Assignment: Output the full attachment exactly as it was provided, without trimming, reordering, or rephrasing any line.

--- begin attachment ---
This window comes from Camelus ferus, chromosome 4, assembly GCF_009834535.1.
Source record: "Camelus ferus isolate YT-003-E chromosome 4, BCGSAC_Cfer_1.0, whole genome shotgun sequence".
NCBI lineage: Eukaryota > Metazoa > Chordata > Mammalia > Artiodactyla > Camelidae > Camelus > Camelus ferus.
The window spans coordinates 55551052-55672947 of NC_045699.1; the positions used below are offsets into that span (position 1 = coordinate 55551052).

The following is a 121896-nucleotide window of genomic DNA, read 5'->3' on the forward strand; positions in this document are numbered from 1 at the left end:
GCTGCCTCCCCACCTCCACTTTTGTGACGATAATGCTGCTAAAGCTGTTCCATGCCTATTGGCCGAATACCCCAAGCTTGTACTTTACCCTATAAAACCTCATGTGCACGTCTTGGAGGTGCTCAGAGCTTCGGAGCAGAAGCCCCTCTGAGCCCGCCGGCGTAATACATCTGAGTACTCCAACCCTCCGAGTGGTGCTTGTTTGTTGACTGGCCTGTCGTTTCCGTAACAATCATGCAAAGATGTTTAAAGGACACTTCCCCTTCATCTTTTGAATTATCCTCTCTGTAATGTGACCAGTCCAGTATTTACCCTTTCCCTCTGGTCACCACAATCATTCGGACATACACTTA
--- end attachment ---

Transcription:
This window comes from Camelus ferus, chromosome 4, assembly GCF_009834535.1.
Source record: "Camelus ferus isolate YT-003-E chromosome 4, BCGSAC_Cfer_1.0, whole genome shotgun sequence".
NCBI lineage: Eukaryota > Metazoa > Chordata > Mammalia > Artiodactyla > Camelidae > Camelus > Camelus ferus.
The window spans coordinates 55551052-55672947 of NC_045699.1; the positions used below are offsets into that span (position 1 = coordinate 55551052).

The following is a 121896-nucleotide window of genomic DNA, read 5'->3' on the forward strand; positions in this document are numbered from 1 at the left end:
GCTGCCTCCCCACCTCCACTTTTGTGACGATAATGCTGCTAAAGCTGTTCCATGCCTATTGGCCGAATACCCCAAGCTTGTACTTTACCCTATAAAACCTCATGTGCACGTCTTGGAGGTGCTCAGAGCTTCGGAGCAGAAGCCCCTCTGAGCCCGCCGGCGTAATACATCTGAGTACTCCAACCCTCCGAGTGGTGCTTGTTTGTTGACTGGCCTGTCGTTTCCGTAACAATCATGCAAAGATGTTTAAAGGACACTTCCCCTTCATCTTTTGAATTATCCTCTCTGTAATGTGACCAGTCCAGTATTTACCCTTTCCCTCTGGTCACCACAATCATTCGGACATACACTTA